The appeals court ruling could mean the lawsuit will go to trial in Circuit Court as soon as July, ahead of this year’s elections, said Lance Collins, a Maui-based open-government attorney who is representing the petition’s six plaintiffs.
Say declined to comment on Wednesday’s ruling, saying he still needs to consult with his attorney.
Say has for decades represented the Honolulu district that includes St. Louis Heights, Palolo and Kaimuki. But some residents, including the lawsuit’s plaintiffs, contend he doesn’t actually live there, citing evidence that his 10th Avenue home consistently appears vacant.
The plaintiffs, including University of Hawaii law school administrator Ramona Hussey, contend that Say has long lived in Pacific Heights with his wife and two children.
Collins says this is an “open secret.” The original petition alleges that Say’s wife and two children are all registered to vote at the Pacific Heights address.
The original petition, which was filed in December 2012 by the six plaintiffs, said that while Say is registered to vote and claims legal residency at his Palolo Valley home, he “previously admitted he does not actually live there.”
Nakasone dismissed the petition last March, concluding that she didn’t have the authority to determine Say’s ability to represent the area.
She instead deferred that right back to the city clerk, who oversees voter registration. The Hawaii State Constitution stipulates that a lawmaker must be a registered voter in the district that he or she represents, but it doesn’t explicitly address residency.
Say’s case never went to trial.
But Wednesday’s appeals court opinion, written by Associate Judge Daniel Foley, concluded that the Circuit Court does have jurisdiction to hear challenges to people who hold public office.
The state’s courts, he wrote, have the right to interpret constitutional provisions when it comes to determining an elected official’s eligibility to serve in public office.
The Intermediate Court of Appeals has ordered the case back to the Circuit Court.
Before this petition, which marks the first time his actual residency is being disputed, Say faced three unsuccessful challenges to his voter registration address, including two in 2006 and one in 2010.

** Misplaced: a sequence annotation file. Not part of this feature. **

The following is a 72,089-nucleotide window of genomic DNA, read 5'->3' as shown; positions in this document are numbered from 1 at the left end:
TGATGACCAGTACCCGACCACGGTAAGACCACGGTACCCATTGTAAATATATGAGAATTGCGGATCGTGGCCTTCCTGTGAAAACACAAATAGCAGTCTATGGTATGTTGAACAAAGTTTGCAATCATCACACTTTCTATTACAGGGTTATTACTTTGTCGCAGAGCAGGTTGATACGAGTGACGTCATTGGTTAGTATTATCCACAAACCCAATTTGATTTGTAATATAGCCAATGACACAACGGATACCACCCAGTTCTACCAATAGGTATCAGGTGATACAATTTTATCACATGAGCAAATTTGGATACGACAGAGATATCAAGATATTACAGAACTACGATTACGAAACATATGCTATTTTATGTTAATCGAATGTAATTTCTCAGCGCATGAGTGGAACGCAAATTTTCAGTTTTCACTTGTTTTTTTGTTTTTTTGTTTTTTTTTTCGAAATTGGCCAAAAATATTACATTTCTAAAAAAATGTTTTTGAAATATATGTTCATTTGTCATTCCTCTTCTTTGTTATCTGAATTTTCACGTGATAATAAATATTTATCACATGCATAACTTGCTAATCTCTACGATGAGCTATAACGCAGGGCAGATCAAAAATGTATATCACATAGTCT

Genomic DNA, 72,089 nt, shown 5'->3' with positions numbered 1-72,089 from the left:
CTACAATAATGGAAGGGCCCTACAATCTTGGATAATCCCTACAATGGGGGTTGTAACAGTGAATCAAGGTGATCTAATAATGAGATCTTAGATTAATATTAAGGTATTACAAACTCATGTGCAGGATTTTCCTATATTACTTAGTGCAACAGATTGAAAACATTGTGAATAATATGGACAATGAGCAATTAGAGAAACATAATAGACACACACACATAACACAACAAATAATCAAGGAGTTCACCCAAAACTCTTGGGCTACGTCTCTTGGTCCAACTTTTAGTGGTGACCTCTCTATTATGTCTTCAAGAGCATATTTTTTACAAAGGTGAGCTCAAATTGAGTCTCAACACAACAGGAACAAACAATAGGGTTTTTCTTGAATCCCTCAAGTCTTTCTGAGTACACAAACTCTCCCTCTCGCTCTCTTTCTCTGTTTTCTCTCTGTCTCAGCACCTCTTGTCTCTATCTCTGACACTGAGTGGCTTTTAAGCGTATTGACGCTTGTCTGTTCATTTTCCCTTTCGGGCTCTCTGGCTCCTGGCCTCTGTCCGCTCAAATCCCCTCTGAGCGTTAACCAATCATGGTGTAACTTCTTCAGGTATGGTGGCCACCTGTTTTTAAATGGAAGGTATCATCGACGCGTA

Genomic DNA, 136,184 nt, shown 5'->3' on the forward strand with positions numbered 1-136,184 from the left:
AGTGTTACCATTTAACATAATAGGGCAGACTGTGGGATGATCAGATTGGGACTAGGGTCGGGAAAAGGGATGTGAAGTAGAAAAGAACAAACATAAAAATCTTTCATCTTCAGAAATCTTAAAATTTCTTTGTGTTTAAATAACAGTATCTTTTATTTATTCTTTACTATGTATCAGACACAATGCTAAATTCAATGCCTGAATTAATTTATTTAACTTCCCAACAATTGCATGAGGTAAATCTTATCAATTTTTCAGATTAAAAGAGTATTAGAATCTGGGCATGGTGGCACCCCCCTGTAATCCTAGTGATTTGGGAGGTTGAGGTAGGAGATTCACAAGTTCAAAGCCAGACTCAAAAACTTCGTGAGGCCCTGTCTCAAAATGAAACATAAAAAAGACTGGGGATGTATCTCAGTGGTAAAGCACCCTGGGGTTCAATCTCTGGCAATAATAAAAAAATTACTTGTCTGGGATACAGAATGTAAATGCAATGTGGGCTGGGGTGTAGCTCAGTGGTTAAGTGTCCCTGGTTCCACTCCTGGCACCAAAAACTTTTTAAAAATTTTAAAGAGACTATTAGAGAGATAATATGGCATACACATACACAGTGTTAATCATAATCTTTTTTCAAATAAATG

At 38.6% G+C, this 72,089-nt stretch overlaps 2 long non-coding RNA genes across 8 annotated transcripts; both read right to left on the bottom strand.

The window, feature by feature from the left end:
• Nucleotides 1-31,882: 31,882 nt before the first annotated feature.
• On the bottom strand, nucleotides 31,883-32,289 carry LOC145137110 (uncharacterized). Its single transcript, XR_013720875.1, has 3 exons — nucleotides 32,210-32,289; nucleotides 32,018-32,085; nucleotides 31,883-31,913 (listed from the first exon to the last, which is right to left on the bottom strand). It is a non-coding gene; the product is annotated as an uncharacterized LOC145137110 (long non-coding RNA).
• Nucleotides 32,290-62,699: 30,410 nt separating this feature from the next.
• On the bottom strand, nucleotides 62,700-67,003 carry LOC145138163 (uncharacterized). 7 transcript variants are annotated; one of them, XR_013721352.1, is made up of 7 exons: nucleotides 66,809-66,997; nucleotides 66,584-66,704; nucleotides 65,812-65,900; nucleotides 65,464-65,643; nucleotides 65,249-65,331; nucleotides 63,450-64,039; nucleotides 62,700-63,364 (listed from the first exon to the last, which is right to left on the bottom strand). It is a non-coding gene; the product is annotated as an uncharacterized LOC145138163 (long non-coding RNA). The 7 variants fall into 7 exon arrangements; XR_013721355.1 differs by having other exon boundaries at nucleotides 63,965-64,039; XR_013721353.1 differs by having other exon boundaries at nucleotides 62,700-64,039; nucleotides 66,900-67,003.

The city clerk on those occasions ruled in Say’s favor, convinced in large part by the representative who said he needed to care for an ailing family member elsewhere, the appeals court decision says.
But Collins says that family member died years ago.
“If the lawmakers aren’t themselves following the laws, then that’s not a good thing,” Collins said.
Margaret Kaimi Nicholson, another one of the plaintiffs, said the appeals court decision comes as a relief.
“It’s an indication that we’re living in a new age of transparency,” said Nicholson, who lives on 10th Avenue. “We want them (politicians) to abide by the rules.”
Collins, who filed the appeal last July, stressed how quickly the opinion was produced, perhaps a sign that the court recognized the need to address the issue before this year’s elections.
“As soon as the next election happens, it’s not a live controversy anymore,” Collins said.
Depending on whether the Hawaii Supreme Court decides to review the case, Collins says that he anticipates the case could go to trial in a few months. He said he’s prepared to subpoena neighbors who can testify that Say doesn’t actually live in Palolo Valley.
Say was the longest-serving speaker in the history of Hawaii’s House of Representatives.